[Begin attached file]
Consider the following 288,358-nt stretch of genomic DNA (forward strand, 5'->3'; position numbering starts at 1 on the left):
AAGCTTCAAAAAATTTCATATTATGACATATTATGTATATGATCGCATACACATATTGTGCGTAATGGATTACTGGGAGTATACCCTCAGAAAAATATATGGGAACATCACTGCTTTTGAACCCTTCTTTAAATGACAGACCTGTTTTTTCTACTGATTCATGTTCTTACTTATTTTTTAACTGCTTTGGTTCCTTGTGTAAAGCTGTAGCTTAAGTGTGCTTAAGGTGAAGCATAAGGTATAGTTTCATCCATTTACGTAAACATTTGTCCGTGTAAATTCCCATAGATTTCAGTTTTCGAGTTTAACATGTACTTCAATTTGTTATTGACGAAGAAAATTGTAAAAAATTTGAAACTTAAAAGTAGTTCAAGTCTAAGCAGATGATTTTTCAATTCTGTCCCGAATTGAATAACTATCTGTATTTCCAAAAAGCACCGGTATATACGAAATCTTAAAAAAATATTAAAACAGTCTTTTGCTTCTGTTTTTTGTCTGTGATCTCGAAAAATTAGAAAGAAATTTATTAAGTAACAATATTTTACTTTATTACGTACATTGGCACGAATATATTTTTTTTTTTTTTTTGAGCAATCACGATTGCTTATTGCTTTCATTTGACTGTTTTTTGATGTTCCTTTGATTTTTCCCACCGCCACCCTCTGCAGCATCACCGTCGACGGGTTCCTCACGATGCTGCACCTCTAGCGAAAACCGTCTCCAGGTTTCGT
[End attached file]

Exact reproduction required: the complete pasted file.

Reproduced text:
Consider the following 288,358-nt stretch of genomic DNA (forward strand, 5'->3'; position numbering starts at 1 on the left):
AAGCTTCAAAAAATTTCATATTATGACATATTATGTATATGATCGCATACACATATTGTGCGTAATGGATTACTGGGAGTATACCCTCAGAAAAATATATGGGAACATCACTGCTTTTGAACCCTTCTTTAAATGACAGACCTGTTTTTTCTACTGATTCATGTTCTTACTTATTTTTTAACTGCTTTGGTTCCTTGTGTAAAGCTGTAGCTTAAGTGTGCTTAAGGTGAAGCATAAGGTATAGTTTCATCCATTTACGTAAACATTTGTCCGTGTAAATTCCCATAGATTTCAGTTTTCGAGTTTAACATGTACTTCAATTTGTTATTGACGAAGAAAATTGTAAAAAATTTGAAACTTAAAAGTAGTTCAAGTCTAAGCAGATGATTTTTCAATTCTGTCCCGAATTGAATAACTATCTGTATTTCCAAAAAGCACCGGTATATACGAAATCTTAAAAAAATATTAAAACAGTCTTTTGCTTCTGTTTTTTGTCTGTGATCTCGAAAAATTAGAAAGAAATTTATTAAGTAACAATATTTTACTTTATTACGTACATTGGCACGAATATATTTTTTTTTTTTTTTTGAGCAATCACGATTGCTTATTGCTTTCATTTGACTGTTTTTTGATGTTCCTTTGATTTTTCCCACCGCCACCCTCTGCAGCATCACCGTCGACGGGTTCCTCACGATGCTGCACCTCTAGCGAAAACCGTCTCCAGGTTTCGT